Busing emergencies don’t happen often, but when they do, Centre County public school districts, and the transportation companies they use, have backup plans.
When a bus driver for the Bellefonte Area School District couldn’t make a shift last school year, a mechanic filled in.
“It happened once or twice last year,” district Business Manager and Transportation Director Ken Bean said. “There are usually a few subs, but sometimes someone else needs to step up. ... At least one mechanic has their CDL (commercial driver’s license) license in case of emergencies like that.”
Bellefonte Area has contracts with three companies to provide transportation service for the district: D&D Transportation Services, Eagle Valley Bus Co. and Fullington Trailways.
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Bean said transportation services are provided for children within the district who attend Bellefonte Area schools, and for students within the district but attend other schools, such as charter or private schools within 10 miles from district boundaries.
With about 35 vehicles, the hope each year, he said, is to have enough drivers per route, in addition to a handful of substitute drivers.
“How we run things is really no different this year than most other years,” Bean said. “We use those companies, and they’re in charge of getting employees.”
This summer, the district allowed Fullington Trailways to set up signs at district schools to advertise for more drivers.
There isn’t an abundance of drivers, but we have enough to cover what we need and enough to start the school year.
Ken Bean, Bellefonte Area business manager/transportation director
“There isn’t an abundance of drivers, but we have enough to cover what we need and enough to start the school year,” Bean said.
Nationally, there is a school bus driver shortage.
The Associated Press reported earlier this month that several school districts are resorting to new options to “fill the gap.”
A program in Maine was created to encourage military veterans to apply for transportation positions such as bus drivers and mechanics. It includes free training through the state’s labor and education departments for veterans interested in that work.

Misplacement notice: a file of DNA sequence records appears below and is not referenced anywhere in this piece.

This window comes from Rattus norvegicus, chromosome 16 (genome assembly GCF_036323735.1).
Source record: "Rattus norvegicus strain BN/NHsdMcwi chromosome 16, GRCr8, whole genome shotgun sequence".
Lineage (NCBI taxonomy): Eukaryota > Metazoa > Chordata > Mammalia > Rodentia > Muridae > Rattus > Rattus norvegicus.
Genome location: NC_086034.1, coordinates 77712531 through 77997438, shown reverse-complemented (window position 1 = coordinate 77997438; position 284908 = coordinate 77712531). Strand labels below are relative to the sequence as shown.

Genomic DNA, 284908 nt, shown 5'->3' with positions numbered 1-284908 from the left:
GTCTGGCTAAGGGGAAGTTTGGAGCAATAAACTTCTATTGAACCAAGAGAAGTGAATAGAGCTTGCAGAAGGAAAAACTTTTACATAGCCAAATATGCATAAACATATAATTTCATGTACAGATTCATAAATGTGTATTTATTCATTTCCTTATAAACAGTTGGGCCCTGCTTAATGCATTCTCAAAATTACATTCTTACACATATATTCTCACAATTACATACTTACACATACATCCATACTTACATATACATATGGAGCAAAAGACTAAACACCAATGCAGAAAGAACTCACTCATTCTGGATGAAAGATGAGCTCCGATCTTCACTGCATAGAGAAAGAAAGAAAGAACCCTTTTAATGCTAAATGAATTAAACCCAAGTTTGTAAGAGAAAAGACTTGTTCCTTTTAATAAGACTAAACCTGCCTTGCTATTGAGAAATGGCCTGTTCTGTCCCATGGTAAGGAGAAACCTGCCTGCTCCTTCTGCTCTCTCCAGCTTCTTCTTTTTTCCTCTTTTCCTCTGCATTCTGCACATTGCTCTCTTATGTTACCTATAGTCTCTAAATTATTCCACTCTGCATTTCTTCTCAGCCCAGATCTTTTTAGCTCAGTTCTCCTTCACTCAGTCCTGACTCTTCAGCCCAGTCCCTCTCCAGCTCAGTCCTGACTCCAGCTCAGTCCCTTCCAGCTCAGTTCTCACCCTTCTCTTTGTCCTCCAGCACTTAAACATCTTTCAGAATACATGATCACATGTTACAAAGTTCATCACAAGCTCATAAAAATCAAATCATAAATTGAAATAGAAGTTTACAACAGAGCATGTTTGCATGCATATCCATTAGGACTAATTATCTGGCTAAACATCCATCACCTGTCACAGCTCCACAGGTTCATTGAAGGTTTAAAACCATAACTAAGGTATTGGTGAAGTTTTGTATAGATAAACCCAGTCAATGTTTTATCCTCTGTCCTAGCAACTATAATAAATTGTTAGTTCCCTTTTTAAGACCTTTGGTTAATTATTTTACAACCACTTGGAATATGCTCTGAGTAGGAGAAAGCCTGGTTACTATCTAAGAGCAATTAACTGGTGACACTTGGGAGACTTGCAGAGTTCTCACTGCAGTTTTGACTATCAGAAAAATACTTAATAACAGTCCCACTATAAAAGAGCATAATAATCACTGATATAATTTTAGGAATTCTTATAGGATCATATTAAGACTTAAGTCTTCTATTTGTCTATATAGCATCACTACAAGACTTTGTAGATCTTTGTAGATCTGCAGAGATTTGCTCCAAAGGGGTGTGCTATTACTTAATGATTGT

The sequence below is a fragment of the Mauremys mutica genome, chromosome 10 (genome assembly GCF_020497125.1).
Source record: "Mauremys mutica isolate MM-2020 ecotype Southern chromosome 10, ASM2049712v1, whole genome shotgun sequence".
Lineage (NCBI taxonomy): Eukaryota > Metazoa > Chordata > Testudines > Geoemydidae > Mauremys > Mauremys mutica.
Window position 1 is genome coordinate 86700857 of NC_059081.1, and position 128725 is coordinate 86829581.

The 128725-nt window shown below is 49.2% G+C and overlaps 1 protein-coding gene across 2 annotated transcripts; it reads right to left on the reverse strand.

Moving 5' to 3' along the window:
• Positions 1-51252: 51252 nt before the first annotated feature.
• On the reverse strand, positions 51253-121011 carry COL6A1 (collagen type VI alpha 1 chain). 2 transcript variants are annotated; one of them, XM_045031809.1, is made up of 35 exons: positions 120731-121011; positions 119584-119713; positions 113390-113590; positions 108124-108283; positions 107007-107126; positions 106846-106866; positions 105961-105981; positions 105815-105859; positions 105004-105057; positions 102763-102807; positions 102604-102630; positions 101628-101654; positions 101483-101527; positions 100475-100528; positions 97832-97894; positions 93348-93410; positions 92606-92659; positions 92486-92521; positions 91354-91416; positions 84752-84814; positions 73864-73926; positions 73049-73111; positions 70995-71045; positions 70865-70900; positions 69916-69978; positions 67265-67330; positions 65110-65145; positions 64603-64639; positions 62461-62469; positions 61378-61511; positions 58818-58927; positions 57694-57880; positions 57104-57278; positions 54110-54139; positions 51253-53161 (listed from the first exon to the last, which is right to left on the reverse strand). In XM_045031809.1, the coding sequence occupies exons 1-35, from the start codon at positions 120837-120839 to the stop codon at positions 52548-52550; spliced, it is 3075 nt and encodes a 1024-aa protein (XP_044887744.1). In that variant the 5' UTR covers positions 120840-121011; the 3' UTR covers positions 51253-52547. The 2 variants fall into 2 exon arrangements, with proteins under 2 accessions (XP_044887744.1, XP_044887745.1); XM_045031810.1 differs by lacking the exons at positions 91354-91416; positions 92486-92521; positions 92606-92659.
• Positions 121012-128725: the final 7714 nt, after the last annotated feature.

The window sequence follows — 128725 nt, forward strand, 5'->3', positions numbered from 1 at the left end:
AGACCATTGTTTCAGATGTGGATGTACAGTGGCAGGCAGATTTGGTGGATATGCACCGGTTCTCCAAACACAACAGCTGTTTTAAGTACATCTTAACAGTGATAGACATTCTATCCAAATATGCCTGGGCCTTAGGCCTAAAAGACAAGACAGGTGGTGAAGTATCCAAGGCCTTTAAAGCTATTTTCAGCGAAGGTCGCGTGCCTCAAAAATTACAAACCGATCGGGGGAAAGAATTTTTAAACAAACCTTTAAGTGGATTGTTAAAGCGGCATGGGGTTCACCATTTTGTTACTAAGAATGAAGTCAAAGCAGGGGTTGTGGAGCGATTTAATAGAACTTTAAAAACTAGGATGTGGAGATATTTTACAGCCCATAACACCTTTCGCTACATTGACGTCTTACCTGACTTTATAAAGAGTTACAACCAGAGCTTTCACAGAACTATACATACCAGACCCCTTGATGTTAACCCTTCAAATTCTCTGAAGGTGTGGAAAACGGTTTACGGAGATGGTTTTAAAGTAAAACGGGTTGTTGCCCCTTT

While there isn’t necessarily a driver shortage at local school districts, administrators said they’re looking ahead of the trend to make sure that’s not a problem in the future.
“State College Area School District hasn’t experienced a shortage similar to that at the national level, (but) we do experience turnover in our staff, which causes us to recruit more frequently than we would desire,” district Business Manager Randy Brown said in an email.
District Director of Transportation Van Swauger said they execute recruitment efforts, communicate with drivers through the summer and at in-service days held prior to the start of school, and maintain a team of substitutes.
“We have not experienced a shortage, but we like to maintain a roster of 45 to 50 employees, (including) substitutes,” he said.
At State College Area, 96 buses are used — 50 of which are owned and operated by the district and its employees. The rest are owned and operated by outside agencies the district contracts with.
The primary benefit for the district in using the private carriers lies in the decreased need for district-owned buses and district employees.
Randy Brown, SCASD business manager
“The primary benefit for the district in using the private carriers lies in the decreased need for district-owned buses and district employees,” Brown said.
For the 2017-18 school year, it will cost Bellefonte Area about $1.2 million for its transportation contracts just for busing, Bean said.
Had they not used contracted services, the cost to the district would be more.
“A brand new bus costs about $60,000 to $100,000, and we would need about 35 buses, and then hire drivers and mechanics, and that’s just the start,” he said. “Figure in insurance and a place to house the buses and other costs, and it’s even more.”
Swauger said district drivers must pass the same clearances as other district staff, have at least 14 hours of classroom training and six hours of vehicle training, and must have a valid CDL license.